Merrickville is another example of a landscape change. It was the water power potential of the “Great Falls” at Merrickville that attracted Roger Stevens to build a mill at this location in about 1790. He was followed by William Merrick who built more extensive milling facilities which led to a well established settlement in this location by the time of canal construction. [note: Merrick spelled his name as “Mirick,” but the spelling “Merrick” will be used in this paper for consistency].
Merrickville schematic by Ken W. Watson, 2007
In the pre-settlement era the rapids in this location extended over a distance of 3,900 feet (1,190 m), with a cumulative drop of 26 to 28 feet (7.9 to 8.5 m). In describing this section French stated: “meeting with a considerable Fall and a Carrying Place of 400 yards.” The “Carrying Place” was a portage, the second such while heading south on the Rideau Route (the first being the portage around Rideau Falls). In his 1827 survey, MacTaggart referred to “Merrick’s Falls,” stating that “we have to contend with a fall of twenty-seven feet ten inches; that is; from Macrea’s still-water to the still-water below Merrick’s Falls.” The waterfall portion of the rapids was reported to have a drop of 14 feet (4.3 m).
To the south of the rapids was a gully, which in 1827 was referred to as a “snie” – a dry flood channel running parallel to the river. In many instances on the Rideau, Colonel By took advantage of these snies to place his locks. They formed a convenient location to be able to build his locks “in the dry” and then flood a navigation depth of water into the snie with the use of a dam placed in the original river channel.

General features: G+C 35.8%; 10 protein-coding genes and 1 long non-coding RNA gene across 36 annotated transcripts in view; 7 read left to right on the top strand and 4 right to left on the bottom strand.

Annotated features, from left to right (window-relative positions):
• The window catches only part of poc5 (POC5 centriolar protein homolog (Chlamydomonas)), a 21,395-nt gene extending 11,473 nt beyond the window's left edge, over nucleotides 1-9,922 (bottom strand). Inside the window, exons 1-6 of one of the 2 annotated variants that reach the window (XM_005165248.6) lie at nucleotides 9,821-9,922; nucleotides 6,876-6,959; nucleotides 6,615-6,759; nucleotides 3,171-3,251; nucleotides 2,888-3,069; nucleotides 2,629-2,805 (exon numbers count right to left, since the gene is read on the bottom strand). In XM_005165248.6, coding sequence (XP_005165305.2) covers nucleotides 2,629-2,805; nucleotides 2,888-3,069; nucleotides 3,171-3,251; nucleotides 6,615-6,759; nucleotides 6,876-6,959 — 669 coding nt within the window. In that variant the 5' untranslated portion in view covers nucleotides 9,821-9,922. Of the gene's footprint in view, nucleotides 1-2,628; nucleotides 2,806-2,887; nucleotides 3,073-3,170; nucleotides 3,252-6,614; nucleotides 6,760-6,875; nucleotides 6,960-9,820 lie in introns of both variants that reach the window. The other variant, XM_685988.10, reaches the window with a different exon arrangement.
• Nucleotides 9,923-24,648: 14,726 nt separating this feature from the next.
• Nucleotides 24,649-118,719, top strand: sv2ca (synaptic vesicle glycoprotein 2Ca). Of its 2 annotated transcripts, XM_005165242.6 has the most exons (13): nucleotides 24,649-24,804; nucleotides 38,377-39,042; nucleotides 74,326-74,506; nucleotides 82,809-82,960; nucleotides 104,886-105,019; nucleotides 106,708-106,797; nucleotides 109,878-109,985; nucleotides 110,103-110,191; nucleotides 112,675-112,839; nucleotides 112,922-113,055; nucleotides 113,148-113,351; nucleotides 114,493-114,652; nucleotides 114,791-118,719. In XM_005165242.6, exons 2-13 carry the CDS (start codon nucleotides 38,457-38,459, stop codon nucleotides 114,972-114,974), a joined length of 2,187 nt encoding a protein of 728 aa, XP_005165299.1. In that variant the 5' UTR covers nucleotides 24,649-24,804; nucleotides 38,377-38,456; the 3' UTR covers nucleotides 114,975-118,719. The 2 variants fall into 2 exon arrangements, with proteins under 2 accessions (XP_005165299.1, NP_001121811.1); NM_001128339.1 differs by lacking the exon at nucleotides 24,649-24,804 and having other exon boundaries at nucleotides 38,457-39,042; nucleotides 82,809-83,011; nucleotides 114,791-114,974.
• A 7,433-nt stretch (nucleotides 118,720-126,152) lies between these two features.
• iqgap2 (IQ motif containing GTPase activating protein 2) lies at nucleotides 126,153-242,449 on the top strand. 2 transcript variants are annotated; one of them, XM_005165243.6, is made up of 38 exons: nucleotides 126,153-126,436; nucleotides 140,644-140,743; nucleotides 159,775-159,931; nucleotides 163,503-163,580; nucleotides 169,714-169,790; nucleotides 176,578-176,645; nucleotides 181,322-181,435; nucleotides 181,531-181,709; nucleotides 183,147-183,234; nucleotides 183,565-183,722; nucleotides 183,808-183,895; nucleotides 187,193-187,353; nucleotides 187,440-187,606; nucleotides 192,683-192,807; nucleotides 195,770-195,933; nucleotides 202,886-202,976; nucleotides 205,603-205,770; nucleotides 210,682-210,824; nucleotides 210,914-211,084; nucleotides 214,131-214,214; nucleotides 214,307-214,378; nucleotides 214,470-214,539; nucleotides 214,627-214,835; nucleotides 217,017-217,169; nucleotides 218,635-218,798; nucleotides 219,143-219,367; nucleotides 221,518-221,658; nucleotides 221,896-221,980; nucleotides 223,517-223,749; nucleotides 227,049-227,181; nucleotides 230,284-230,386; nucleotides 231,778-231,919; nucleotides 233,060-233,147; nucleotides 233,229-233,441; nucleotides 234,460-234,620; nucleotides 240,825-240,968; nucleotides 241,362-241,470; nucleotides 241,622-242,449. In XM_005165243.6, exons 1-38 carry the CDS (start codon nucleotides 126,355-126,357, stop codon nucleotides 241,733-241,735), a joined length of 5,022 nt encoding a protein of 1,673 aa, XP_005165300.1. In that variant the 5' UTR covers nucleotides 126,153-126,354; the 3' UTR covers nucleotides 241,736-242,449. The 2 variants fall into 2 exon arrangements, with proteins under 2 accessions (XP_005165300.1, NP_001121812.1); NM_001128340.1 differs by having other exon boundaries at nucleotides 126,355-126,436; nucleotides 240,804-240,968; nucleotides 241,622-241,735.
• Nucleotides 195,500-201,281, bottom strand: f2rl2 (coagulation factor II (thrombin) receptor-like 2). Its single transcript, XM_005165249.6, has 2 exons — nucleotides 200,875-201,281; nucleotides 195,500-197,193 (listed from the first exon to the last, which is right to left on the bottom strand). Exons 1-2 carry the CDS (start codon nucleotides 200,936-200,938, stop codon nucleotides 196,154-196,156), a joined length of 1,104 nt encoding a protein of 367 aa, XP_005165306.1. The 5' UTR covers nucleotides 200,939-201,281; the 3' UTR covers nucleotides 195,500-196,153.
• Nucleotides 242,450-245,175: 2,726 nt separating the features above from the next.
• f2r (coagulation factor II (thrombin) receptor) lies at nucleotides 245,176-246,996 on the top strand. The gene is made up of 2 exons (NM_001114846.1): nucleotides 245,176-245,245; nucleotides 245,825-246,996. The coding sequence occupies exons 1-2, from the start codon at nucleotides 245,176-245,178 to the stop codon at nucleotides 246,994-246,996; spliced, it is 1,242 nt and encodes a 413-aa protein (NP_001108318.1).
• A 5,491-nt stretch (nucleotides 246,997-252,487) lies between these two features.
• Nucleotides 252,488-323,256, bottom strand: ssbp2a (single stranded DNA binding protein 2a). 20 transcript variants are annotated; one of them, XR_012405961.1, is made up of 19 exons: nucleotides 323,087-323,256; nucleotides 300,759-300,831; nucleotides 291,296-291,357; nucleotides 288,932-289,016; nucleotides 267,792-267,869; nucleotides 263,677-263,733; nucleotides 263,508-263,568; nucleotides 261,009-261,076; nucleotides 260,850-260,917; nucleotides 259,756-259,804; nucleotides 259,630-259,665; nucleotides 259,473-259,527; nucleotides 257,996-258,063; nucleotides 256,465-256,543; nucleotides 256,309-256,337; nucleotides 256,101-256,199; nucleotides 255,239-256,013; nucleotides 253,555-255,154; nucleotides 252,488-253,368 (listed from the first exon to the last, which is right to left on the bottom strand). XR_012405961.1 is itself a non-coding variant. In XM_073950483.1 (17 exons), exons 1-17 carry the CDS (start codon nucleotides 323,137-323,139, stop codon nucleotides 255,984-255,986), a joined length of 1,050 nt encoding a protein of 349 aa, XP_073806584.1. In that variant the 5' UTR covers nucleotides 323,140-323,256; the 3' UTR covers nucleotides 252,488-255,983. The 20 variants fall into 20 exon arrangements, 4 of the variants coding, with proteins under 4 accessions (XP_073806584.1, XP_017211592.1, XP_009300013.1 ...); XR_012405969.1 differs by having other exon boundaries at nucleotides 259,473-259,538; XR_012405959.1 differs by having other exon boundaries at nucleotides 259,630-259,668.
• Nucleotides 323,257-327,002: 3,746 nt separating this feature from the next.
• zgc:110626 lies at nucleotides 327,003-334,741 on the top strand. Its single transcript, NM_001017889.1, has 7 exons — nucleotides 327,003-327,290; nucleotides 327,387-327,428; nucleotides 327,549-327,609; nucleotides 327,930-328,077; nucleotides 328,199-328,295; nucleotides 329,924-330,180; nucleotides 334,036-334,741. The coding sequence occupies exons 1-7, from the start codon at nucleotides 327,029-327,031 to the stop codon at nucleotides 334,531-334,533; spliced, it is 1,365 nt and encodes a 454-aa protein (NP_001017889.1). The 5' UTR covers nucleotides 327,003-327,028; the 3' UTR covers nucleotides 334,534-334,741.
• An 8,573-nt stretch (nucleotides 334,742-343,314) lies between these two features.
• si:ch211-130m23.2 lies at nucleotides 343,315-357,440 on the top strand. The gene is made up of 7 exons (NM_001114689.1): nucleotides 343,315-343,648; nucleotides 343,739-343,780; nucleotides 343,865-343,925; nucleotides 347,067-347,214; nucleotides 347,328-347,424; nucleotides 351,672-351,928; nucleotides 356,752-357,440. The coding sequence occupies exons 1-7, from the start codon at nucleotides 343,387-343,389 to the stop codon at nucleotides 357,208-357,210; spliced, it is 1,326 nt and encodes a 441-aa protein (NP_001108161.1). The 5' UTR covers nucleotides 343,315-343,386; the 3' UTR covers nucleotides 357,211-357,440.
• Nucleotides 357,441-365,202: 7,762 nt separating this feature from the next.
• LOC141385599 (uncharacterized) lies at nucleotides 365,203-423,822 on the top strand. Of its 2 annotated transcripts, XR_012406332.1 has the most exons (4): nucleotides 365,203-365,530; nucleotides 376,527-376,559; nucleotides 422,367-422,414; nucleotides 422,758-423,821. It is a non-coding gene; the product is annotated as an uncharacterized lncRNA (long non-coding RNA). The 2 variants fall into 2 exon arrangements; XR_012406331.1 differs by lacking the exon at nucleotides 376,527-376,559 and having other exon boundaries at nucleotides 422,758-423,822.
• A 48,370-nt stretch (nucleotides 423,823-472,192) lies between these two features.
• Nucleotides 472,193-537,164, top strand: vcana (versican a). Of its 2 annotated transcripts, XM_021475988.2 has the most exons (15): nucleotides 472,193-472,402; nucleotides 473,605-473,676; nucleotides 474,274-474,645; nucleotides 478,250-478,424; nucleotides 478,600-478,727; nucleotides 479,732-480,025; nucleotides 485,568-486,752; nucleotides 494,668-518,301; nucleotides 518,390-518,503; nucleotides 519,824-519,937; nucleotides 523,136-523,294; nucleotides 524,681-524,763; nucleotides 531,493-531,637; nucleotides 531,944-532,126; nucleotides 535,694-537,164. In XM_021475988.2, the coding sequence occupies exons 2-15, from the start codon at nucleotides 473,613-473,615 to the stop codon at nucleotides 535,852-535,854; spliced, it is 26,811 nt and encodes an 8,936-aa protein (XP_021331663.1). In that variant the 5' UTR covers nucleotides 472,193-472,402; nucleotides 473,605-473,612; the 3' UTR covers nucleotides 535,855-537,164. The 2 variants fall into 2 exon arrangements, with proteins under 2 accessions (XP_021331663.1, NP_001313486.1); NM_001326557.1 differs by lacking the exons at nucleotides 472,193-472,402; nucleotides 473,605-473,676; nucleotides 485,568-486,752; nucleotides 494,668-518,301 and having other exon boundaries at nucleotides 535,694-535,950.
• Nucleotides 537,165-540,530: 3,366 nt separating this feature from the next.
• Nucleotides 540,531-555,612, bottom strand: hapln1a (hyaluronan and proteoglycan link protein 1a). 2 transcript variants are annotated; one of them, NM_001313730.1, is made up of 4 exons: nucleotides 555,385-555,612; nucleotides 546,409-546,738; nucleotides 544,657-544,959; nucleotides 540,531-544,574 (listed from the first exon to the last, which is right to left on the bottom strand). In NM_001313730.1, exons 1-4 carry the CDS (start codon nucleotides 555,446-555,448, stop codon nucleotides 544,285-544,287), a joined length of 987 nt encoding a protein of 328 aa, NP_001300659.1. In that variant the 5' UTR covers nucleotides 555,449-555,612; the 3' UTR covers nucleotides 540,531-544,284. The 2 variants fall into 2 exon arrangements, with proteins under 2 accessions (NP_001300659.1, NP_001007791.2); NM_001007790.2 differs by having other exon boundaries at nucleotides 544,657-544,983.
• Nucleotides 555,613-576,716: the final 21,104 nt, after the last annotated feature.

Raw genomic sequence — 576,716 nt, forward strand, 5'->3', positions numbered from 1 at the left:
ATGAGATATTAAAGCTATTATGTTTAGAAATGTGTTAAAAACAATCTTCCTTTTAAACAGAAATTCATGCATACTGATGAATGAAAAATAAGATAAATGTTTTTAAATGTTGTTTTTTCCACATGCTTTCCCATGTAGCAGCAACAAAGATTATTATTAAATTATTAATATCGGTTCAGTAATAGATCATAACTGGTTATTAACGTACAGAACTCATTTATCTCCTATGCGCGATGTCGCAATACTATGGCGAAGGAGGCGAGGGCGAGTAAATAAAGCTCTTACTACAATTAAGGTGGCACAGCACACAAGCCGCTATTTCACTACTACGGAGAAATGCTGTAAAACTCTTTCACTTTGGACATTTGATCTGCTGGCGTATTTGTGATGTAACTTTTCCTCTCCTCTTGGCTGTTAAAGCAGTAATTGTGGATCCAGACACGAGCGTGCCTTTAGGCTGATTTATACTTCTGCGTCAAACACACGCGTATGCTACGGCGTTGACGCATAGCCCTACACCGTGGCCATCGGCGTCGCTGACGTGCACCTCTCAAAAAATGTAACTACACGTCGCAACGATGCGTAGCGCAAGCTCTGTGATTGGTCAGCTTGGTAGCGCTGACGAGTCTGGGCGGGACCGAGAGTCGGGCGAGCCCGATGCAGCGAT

At Merrickville, Colonel By’s concern was to keep William Merrick’s mills intact. Merrick was already using the snie as a waste water channel, excess water diverted by his mill dam was running though the snie. Colonel By realized that if he used the snie for his locks, he risked damaging Merrick’s mills, since the full flow from the Rideau River would be forced over Merrick’s dam.
By’s solution was to dig a bypass channel. The upper part of the bypass channel took advantage of pre-existing low land, a relict channel of the river. A canal dam consisting of a fixed stone dam and a wooden weir was constructed across the Rideau River near the head of the canal channel. Three detached locks were constructed in the channel (to take best advantage of the topography). In the end, the configuration was a canal dam diverting water into the canal channel, with the main flow of the river through the canal weir to Merrick’s dam and waste water channel (in the original snie). This provided navigation while leaving Merrick’s operation untouched.
In 1912 the configuration was changed, the timber canal weir which had some problems was removed and a new weir was built in concrete at the head of the Merrick’s Snie. This is the landscape that we see today.